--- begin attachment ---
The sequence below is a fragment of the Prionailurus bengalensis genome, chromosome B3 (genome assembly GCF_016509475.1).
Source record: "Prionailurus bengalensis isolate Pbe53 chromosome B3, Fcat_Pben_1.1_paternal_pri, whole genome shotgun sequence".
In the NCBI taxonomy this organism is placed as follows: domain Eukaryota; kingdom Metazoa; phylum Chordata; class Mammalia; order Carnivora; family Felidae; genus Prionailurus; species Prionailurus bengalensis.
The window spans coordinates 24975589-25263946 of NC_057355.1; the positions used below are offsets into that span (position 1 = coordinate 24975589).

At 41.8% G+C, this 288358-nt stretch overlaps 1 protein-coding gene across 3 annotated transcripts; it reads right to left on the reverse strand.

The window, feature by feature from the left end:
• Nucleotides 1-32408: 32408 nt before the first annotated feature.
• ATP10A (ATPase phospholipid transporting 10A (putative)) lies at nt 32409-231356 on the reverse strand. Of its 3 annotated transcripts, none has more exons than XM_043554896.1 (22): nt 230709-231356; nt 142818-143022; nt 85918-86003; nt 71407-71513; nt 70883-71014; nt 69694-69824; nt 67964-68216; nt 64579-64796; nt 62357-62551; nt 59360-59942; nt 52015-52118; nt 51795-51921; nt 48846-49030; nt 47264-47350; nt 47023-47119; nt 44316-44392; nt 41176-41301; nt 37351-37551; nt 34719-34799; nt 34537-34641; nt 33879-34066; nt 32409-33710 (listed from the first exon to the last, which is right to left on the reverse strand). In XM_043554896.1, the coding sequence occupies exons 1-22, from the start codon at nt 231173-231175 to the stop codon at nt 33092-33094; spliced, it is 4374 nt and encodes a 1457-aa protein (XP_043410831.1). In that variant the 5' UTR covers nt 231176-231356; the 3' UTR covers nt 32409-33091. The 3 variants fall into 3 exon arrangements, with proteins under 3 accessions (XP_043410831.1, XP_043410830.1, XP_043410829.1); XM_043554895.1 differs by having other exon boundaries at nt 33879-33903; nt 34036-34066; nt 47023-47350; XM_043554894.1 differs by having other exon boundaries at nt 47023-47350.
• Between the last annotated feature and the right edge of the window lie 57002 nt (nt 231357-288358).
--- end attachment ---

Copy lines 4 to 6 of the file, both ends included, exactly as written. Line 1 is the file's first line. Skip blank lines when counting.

The window spans coordinates 24975589-25263946 of NC_057355.1; the positions used below are offsets into that span (position 1 = coordinate 24975589).

At 41.8% G+C, this 288358-nt stretch overlaps 1 protein-coding gene across 3 annotated transcripts; it reads right to left on the reverse strand.

The window, feature by feature from the left end: